Information on each of the candidates running for Charlotte City Council At-Large is listed below in alphabetical order — Chris Bahmer and Branden Dyer.

Chris Bahmer


Occupation: Mechanic at Tim’s Auto Repair


Why are you running for this position?

A draw for me to get in the race is that I believe everyone fortunate enough to be an American is indebted to serve our country. The logical place where this can be achieved is in the local community.

Another primary reason is that, being a lifelong resident, I am passionate about Charlotte’s future wellbeing. I want to give residents a clear choice this election. I disagree with many of Mr. Dyer’s votes on critical issues and believe the people should have the option to take a different path.

What makes you qualified to represent the citizens of Charlotte?

Serving on the planning commission has taught me to a lot about city zoning, governmental procedure, and firm, yet proper etiquette for a board member. It has enabled me to be ready to take the next step to city council.

What are the three key concerns facing your district and how can they be addressed?

  1. Prioritizing our tax dollars so that we are funding the core responsibilities of municipal government. This issue is fairly straightforward. Essentially, city council needs to conduct its finances in the same manner as a private household — wants subjugated to needs.
  2. Economic stagnation in Charlotte. Everyone is aware that the downtown district is struggling, but it’s important to note that development at the industrial park has been slow also. To reverse this course it’s paramount to not overlook something simple: the most powerful tool an entrepreneur has is investment capital. Whenever a tax increase is proposed, we must look past the short-term revenue boost those dollars will generate and understand that for every dollar taken from private hands, that’s one less dollar that can be invested in business around Charlotte.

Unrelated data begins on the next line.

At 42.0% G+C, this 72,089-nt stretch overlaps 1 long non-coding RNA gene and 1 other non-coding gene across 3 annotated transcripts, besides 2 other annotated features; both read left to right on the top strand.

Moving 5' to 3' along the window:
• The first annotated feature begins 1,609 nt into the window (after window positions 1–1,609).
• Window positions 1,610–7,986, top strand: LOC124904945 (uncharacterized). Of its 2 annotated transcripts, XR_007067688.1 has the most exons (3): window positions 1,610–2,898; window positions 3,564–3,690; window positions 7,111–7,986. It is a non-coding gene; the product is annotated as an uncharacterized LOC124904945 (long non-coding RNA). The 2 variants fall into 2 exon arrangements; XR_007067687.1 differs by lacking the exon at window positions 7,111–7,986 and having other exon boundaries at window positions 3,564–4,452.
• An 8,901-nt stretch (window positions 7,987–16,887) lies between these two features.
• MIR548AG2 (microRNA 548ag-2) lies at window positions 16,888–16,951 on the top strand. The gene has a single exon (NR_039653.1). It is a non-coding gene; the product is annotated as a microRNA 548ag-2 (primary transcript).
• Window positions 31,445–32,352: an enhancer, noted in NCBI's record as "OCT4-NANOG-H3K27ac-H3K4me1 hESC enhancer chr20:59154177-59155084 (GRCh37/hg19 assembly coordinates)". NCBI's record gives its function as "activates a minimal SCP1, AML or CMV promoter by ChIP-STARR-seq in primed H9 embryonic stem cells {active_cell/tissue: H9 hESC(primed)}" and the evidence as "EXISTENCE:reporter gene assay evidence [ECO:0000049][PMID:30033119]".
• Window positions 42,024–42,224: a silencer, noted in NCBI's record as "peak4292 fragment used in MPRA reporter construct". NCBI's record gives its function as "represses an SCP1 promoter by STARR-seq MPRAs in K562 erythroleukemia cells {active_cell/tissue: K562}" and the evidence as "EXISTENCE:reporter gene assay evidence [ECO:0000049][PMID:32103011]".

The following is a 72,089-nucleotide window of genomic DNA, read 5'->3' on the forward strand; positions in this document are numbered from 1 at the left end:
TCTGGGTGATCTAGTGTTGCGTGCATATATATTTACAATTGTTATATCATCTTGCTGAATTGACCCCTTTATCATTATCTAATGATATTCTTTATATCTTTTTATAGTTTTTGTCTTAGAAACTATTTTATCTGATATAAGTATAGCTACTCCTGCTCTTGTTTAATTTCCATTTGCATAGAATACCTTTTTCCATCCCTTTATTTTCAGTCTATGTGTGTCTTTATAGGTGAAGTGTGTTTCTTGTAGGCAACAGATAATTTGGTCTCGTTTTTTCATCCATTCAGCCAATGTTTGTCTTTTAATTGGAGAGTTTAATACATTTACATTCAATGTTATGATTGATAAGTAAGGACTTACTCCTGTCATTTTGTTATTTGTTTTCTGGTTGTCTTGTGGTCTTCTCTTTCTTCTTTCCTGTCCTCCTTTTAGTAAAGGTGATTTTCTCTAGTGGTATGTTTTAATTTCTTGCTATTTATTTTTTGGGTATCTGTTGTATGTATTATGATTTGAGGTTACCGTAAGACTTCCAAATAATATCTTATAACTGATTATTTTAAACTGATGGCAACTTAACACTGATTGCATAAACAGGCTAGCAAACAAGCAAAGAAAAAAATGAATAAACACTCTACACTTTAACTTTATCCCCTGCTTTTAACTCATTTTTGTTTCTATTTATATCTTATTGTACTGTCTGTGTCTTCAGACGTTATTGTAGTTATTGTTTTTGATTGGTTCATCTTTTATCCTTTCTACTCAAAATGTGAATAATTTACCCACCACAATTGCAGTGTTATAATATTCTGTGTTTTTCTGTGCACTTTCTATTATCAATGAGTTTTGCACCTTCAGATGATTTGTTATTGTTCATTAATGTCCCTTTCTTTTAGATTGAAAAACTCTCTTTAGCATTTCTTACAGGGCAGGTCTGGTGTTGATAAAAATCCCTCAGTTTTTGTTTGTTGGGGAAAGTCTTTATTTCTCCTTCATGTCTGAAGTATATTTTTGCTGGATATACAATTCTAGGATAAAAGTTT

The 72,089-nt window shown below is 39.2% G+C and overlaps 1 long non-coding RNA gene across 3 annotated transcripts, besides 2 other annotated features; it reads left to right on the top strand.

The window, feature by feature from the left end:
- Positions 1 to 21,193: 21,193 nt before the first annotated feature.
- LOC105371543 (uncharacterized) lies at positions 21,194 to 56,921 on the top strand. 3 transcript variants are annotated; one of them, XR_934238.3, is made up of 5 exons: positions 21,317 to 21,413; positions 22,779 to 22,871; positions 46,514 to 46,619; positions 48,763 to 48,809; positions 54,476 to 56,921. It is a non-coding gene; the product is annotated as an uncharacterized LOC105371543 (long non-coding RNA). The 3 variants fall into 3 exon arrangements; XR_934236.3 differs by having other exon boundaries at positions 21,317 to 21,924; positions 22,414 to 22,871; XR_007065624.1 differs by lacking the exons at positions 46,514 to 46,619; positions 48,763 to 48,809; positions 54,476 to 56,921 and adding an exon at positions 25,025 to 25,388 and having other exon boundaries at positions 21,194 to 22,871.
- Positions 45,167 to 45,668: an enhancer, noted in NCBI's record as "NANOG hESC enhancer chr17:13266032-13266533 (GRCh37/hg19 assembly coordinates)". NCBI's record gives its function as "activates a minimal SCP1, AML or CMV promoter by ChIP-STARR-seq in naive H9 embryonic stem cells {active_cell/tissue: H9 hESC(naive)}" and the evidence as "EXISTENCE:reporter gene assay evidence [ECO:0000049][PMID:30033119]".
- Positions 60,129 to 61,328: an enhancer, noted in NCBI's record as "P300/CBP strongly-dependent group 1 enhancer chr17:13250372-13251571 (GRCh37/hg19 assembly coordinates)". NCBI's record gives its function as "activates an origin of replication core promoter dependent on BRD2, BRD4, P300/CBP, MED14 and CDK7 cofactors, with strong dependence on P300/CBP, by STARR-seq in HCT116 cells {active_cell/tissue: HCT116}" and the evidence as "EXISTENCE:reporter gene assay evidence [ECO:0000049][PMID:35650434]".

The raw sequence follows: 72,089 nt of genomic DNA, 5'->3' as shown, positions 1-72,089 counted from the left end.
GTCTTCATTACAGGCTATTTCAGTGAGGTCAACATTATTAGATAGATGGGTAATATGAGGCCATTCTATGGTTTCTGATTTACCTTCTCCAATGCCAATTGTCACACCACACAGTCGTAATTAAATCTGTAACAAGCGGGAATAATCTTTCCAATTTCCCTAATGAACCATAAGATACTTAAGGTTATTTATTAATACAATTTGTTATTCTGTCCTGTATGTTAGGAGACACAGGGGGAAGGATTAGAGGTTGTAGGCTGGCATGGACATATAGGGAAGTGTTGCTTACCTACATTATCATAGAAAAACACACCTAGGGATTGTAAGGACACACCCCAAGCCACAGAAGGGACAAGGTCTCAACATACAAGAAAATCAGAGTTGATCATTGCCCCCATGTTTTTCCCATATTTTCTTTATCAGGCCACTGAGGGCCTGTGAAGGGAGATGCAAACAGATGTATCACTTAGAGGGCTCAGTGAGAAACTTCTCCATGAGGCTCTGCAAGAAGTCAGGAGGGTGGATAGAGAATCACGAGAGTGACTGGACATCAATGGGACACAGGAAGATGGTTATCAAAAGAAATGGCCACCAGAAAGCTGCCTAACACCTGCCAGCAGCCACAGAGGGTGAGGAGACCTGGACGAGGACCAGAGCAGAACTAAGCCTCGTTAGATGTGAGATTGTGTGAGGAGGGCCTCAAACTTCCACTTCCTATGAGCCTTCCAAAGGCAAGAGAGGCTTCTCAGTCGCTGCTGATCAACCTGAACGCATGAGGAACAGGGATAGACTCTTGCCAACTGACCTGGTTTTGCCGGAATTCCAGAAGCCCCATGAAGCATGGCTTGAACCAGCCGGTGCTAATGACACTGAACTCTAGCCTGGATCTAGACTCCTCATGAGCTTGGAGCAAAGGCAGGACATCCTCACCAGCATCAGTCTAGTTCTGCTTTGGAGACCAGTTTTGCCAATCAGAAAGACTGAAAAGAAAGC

An idea to help aid our businesses would be for council to establish a sub-committee to partner with the Chamber of Commerce. The members of the chamber are successful entrepreneurs, so let’s listen to their ideas about what environment produces the best results for business.

  1. Lack of trust the people of Charlotte have in their government. The fix to this will be in demonstrating that a new council listens to the people, thoroughly questions the direction of administration, and exudes independence. If council uses common sense, eventually the trust of the populace will return.

How can people learn more about your campaign?

I’m available at Tim’s Auto Repair on Munson Street throughout the week. For those who want to talk via phone, I am usually either at (517) 543-9949 or (517) 543-7679. And finally, for Internet users, I am on Facebook or can be emailed at

Branden J Dyer

Age: 25

Occupation: VISTA Member though Michigan Nonprofit Association AmeriCorp Program

Family: Single

Why are you running for this position?

I have enjoyed my time on council and want to continue to serve the residents of Charlotte. I want to move my community forward though innovative policies and programs that encourage citizen engagement, leverage technology and promote sustainability and efficient government operations. I love community service and development work. I enjoy being an active participate in the positive change that is taking place in Charlotte.

What makes you qualified to represent the citizens of Charlotte?

I have served the public and held many elected positions — my previous four years on city council, and three years as Olivet College Student President. I am active in the community and serve on many boards, such as treasurer for Eaton County United Way, Alumni Council of Olivet College, City Sustainability Committee and Recycling Center Advisory Committee.

What are three key concerns facing your district and how can they be addressed?

  1. Roads — use county funds effectively, explore budget reductions or other financing options.
  2. Citizen Engagement — utilize technology to make city information more accessible to residents and easier for residents to provide input on city issues.
  3. Downtown Revitalization — leverage grants and community funds, develop policies and programs to encourage growth and improvement downtown.

How can people learn more about you and your campaign?

Find me on Facebook: Councilmen Dyer, or email